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Whitewater’s Local Politics 2021: Marketing

This is the ninth in a series on Whitewater’s local politics of 2021. Through all the difficult events of the last two decades (a Great Recession, an opioid epidemic, economic stagnation, creeping nativism, a pandemic, a pandemic recession), Old Whitewater has responded with the same question: how can we market the town to others? If…

The Power of Refutation

Laura Hazard Owen writes When’s the best time to correct fake news? After someone’s already read it, apparently: Debunking > prebunking. If you want someone to not believe that false or misleading headline they just read, when’s the best time to correct it? We hear a lot about inoculating people against fake news or “prebunking”…

Consequences, Accountability, Repentance, Redemption

David Frum, writing of Trump & Trumpism in The Conservative Cult of Victimhood, observes that There is no redemption without repentance. There is no repentance without accountability. There is no accountability without consequences. He rightly concludes that for the Trumpists, the absence of a moral order of accountability and repentance has meant that Even as Trump commits…

Before Man & Movement, That Which Paved the Way

Trump did not spring from the ground; he did not fall from the stars. Neither horticulture nor astrophysics played any role in his rise. Before Trump and Trumpism, there were towns and cities into which he and his movement found receptive audiences. Patients already ill are often susceptible of worse maladies. So it has been…

Boosterism’s Cousin, Toxic Positivity

In political life, boosterism is the overzealous promotion of officials or programs while ignoring actual conditions (particularly conditions of the disadvantaged). It’s wrong and repulsive. (An acknowledgement worth making: I have never criticized boosterism because of a personal concern. My life is comfortable; objections to political boosterism are deep-seated in me as a matter of learning.) Civilizations…

Whitewater’s Local Government: Always Literally, Not as Often Seriously

It was the Trump apologist Salena Zito who, by way of defending Trump, suggested that his words should be taken ‘seriously, not literally.’ (She offered this defense in a deceitful effort to absolve Trump from the plain meaning of what he said, at any moment. Instead of considering his statements, one was supposed to take…

Social Capital and Hardship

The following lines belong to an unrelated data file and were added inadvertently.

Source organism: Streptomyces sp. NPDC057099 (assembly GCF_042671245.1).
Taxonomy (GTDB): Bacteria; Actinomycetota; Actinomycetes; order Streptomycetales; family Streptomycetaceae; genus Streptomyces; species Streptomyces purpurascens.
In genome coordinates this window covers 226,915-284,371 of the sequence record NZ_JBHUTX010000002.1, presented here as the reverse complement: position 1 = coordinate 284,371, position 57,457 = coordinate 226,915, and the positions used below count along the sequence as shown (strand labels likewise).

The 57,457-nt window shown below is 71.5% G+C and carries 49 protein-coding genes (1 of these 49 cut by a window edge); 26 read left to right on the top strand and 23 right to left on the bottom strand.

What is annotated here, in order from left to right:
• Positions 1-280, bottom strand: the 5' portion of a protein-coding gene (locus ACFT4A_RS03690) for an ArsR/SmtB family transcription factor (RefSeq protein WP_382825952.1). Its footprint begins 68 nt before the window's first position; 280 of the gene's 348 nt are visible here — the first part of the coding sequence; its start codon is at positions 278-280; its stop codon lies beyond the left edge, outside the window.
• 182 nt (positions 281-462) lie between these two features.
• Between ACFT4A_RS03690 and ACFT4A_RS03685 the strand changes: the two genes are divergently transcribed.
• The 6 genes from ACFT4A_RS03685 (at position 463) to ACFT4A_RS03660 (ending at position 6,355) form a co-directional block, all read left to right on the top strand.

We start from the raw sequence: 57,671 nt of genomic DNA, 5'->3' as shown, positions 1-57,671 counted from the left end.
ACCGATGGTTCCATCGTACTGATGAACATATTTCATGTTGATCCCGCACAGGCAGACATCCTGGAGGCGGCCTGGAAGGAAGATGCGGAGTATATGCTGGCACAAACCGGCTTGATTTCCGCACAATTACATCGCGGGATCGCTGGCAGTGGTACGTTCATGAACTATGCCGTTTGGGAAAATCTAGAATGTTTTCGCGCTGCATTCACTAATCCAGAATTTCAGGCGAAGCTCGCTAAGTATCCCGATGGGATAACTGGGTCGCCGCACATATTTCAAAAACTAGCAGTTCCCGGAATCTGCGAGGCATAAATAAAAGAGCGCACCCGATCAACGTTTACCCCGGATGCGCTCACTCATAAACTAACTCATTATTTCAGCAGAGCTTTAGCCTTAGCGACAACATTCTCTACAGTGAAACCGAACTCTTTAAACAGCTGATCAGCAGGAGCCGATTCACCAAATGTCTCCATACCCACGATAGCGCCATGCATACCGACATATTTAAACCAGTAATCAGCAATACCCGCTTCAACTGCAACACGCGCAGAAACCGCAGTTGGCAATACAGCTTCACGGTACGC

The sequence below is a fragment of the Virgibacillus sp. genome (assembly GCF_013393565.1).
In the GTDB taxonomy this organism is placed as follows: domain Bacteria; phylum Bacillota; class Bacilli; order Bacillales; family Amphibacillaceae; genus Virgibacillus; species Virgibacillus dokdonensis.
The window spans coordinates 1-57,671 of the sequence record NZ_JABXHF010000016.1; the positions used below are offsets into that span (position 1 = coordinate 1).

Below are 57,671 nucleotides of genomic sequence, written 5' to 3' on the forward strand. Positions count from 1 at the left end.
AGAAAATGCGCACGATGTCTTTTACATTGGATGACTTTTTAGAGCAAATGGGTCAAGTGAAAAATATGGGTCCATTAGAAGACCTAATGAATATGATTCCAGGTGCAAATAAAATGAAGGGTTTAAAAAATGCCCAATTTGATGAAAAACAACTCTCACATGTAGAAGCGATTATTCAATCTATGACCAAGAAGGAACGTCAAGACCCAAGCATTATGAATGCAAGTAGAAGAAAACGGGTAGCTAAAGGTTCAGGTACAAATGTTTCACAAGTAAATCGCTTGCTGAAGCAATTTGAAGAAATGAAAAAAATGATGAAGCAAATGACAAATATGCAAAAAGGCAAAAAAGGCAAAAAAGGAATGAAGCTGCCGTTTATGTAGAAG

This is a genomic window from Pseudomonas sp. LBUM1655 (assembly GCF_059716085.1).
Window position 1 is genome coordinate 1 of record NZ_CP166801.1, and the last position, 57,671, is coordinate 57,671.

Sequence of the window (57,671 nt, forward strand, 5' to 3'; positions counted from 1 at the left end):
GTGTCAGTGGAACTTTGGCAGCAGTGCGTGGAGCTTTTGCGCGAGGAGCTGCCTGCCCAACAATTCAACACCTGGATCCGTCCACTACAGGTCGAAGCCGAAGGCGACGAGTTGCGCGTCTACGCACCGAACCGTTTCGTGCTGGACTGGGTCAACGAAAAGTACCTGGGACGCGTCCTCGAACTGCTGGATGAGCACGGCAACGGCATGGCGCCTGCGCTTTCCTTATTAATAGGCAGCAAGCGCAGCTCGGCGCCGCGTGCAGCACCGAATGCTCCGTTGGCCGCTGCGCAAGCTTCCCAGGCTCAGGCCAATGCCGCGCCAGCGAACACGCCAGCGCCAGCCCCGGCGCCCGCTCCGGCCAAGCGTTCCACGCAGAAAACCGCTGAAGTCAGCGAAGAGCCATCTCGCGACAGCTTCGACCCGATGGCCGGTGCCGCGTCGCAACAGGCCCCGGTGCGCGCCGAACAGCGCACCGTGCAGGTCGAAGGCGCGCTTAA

What role does social capital play in a community’s health? Adam Gopnik, in The Paradoxical Role of Social Capital in the Coronavirus Pandemic, ponders whether there’s a relationship between communities with high social capital and a community’s public health. Gopnik uses a traditional definition of social capital as the “parts of society that, without being…

Built Against Substantive Change

Over time, no matter how small the city, national conditions and trends make their way to the edge of town. Some towns will address these conditions, but others will be resistant to substantive change. For those towns in the latter category, business as usual and rhetorical feints suffice in response to powerful forces to which…

Public Relations v. Journalism

Anyone familiar with a proper newspaper should be able to tell the difference between public relations and journalism: the former advances a corporate or government perspective, the latter reports and assesses that perspective. There are public relations outfits (often called media relations) in big and small communities, with this obvious difference: small communities have few…

Cameras, Not Committees

Recent protests across America against excessive and biased use of police force began after ordinary people in those communities recorded official (to the point of murderous) actions, and then shared their recordings with others. It was not government – local, state, or federal – that promptly shared these recordings of excessive force; it was ordinary…

The Lingering Problem of Local Exceptionalism

A common error in small rural communities is the persistent, false claim that local officials are examples of a local exceptionalism that makes them implicitly immune from the flaws and mistakes that beset the rest of humanity. Under this thinking, while there may be problems in the wider world, there are no local examples of…

Boosterism, ’30s Style

Although the Roosevelt Administration was (whatever its other mistakes) candid about the economic conditions it faced, there was in the ’30s, as there has been over the 2010s in Wisconsin, a delusional impulse to happy talk – regardless of economic conditions – among some politicians and some business groups. Margaret Bourke-White‘s Kentucky Flood depicts the…

Local Voting & Voting Locally in Whitewater

The spring election, conducted during a pandemic, is now behind Wisconsin. There’s little question that statewide, it was a good night for Jill Karofsky and Lisa Neubauer. (I supported both candidates.) Whitewater – the city proper – also supported these candidates. A majority of the city’s voters did, in fact, prefer these voters even while…